Dr. Ira A. Virtanen is a researcher in communication. She specializes in interpersonal relationships and supportive communication, in particular in the friendships of boys and men. Ira trains companies, nonprofit organizations and the research community in effective public speaking and interview skills. She is also known for reciting poems –a hobby she took on as young child and in which she has even competed. For the past decade Ira has been an artistic member of the Finnish Poem Readers Association (Suomen Lausujain Liitto) and a founding member of the poem reading group Siitä pitäen. She has worked as a university lecturer in communication at the Universities of Tampere and Helsinki (Finland), and as an ASLA-Fulbright Scholar at Purdue University (USA). Ira is passionate about opera and sports so you can spot her at any major volleyball tournament or opera house such as La Scala and the Metropolitan.
The power of poetry reading for public speakers
Ira believes that poetry can greatly enhance one’s public speaking. Why? A great speech speaks to the minds and the hearts of the listener. When the goals of the speaker and the listener are met, the speech can be considered to be a success.
You need to choose the content of the speech in a way that it addresses the concerns that the listener has and to use words that the listener understands, that speak to the many layers of who we are as people. Finding common ground, finding a space in which the speaker and the listener are equal or recognize the similarities in each other is most beneficial. Poetry is such a vessel: Poems describe experience that we all can relate to.
The following three things are useful:
Use language that stimulates the senses of the listener because words carry meaning, they carry emotions, they raise emotions and heighten our senses.
Use similes or metaphors. Reading poetry gives you a ton of unusual, fresh, accurate, surprising metaphors and imagery. In sum, you can happily bid farewell to clichés.
Poetry teaches you about assonance and alliteration, rhyme, and rhythm.
How to be great at reading poetry
A person is great at reading poetry when they become the experience that the poem describes. This means that you become aware of your own story, the inadequacies of yourself as human being, the vulnerabilities of yourself, the pains, and the aches, and the joys and the love, the hurt and the loss, and the longing and the dreaming. You recognize what it is to live and to die, and most importantly that you are like anybody else and like no one else.
First you need to find a poem that you want to recite. When you have found a poem that speaks to you or a poem that you don’t understand but it does not leave you at peace before you make sense of it then you get to know the poem. And poem readers talk about this step in very physical terms. They advice to smell, to taste, to touch the text. The experience, to make it into flesh and bone. Many learn the words of the poem and work on it with movement. Or they go watch people walk past or sit on a tram stop and try out those words on those people: “what if these words where the words of that old man on the park bench?”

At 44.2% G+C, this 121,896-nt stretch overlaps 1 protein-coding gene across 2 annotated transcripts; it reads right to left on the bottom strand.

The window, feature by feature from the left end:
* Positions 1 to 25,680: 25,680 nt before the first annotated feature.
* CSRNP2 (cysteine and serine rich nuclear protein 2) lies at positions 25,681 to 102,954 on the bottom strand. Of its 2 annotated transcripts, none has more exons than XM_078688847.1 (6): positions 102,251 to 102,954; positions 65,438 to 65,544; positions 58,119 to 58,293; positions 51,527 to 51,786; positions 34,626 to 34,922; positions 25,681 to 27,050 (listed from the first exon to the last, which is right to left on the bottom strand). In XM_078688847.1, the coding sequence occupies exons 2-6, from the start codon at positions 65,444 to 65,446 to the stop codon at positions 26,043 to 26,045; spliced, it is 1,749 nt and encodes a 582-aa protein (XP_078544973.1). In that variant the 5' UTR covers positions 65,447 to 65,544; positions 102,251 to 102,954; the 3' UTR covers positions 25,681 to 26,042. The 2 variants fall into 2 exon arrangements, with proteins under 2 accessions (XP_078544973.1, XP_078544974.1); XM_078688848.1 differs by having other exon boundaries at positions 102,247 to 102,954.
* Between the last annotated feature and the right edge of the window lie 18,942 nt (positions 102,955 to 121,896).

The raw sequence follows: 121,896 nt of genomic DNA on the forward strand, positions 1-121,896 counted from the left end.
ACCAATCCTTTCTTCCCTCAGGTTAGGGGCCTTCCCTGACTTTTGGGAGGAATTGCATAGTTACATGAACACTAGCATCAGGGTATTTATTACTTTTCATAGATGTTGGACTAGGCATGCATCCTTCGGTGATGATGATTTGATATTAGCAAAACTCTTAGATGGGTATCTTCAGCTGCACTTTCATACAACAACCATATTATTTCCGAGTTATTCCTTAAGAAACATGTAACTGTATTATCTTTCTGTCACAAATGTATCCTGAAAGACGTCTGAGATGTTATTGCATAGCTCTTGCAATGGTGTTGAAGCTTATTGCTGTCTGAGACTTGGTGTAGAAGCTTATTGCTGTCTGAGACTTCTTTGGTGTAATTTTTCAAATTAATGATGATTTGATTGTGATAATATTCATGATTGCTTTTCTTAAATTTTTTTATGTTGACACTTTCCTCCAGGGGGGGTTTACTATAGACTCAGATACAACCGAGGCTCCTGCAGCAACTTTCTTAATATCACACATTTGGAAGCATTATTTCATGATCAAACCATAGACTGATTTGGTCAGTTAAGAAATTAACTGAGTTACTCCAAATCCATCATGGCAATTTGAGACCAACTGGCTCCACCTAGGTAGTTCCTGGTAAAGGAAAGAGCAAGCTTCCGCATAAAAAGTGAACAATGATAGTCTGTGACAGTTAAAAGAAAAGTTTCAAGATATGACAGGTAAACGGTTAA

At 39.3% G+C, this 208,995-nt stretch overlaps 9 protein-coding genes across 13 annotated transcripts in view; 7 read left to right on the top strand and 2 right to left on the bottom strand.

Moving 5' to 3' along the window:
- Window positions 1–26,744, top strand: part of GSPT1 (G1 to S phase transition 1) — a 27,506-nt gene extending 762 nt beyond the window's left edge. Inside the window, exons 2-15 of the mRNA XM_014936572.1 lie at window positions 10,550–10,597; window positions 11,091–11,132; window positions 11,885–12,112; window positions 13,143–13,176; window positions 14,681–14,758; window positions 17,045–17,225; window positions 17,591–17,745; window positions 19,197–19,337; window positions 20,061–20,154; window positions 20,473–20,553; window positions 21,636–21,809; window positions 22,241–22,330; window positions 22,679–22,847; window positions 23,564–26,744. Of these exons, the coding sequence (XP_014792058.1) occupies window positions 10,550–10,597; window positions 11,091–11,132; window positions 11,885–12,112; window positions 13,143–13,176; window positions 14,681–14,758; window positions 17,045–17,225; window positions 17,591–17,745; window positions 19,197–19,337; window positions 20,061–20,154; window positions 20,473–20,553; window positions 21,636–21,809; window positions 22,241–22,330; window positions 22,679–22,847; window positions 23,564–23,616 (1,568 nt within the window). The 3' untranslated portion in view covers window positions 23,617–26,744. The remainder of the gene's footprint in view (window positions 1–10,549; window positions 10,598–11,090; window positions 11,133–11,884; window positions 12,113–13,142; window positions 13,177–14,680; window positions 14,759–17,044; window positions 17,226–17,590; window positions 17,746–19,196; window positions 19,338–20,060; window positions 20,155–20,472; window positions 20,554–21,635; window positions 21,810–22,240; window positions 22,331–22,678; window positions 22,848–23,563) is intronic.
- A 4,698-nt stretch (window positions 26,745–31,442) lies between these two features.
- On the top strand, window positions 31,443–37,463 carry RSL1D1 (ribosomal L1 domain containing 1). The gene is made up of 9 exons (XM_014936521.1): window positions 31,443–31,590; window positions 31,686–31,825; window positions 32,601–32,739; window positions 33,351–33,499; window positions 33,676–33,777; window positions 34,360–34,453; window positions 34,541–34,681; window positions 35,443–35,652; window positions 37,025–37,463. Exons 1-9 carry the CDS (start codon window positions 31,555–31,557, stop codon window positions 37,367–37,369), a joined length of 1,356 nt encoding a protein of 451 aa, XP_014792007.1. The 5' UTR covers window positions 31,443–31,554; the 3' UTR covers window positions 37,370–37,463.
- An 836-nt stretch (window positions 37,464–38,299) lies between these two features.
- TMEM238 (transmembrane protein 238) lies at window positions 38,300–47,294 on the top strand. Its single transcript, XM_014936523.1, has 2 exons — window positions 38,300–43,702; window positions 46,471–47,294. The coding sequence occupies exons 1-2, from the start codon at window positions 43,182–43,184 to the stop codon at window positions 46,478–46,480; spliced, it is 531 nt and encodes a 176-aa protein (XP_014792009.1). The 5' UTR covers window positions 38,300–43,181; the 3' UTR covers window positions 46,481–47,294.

Then you start practicing the poem out loud. How do the words make you feel? Which words carry more meaning? Which words needs rhythm, and which ones need slowing down. What does pause do to the message or to the experience that those words describe?
A poem when performed comes alive in front of an audience. But it will never become ready in front of an audience. The poem reader experiences a new experience with the words of the poem each time they recite the poem. And that is what is so addictive in poem reading: the poem teaches you about life, about yourself, about others, and is an ultimate way to connect with an audience, because you are communicate a shared experience of being human or being a being in the world.
When poetry saved Ira from a hard situation
In 2015 Ira was interviewed for the Finnish broadcasting company, YLE, at their morning show about her research. Her segment was going to end right before the 7:30 news. The host of the show told Ira she would ask her to give a tip for giving good support as her last question and then we would go straight to the news. When she did, Ira replied with precision: “You should start with listening”. She looked at Ira and signaled in her gaze “please, keep going!” Ira’s mind went blank and this came out:
“Well, you listen actively and emphatically, you communicate with your whole body that I am here and even if I don’t find words I won’t steer away from the situation, I won’t fear your emotion.” (That’s the less poetic translation of what Ira said in Finnish). She got plenty of feedback for the interview afterwards and people said they were particular moved by the recommendation Ira gave.
Related: Fear Can Make You Stronger
“What is most personal is most universal.” — Carl R. Rogers
Twenty Love Poems and a Song of Despair by Pablo Neruda, and in it a poem: “Tonight I can write”
Routine to Shine
Learn your favorite poem of by heart and visit it often: Take long walks without a destination and talk to yourself out loud. The poem’s experience becomes your friend, your mentor, your confidant, your wisdom.
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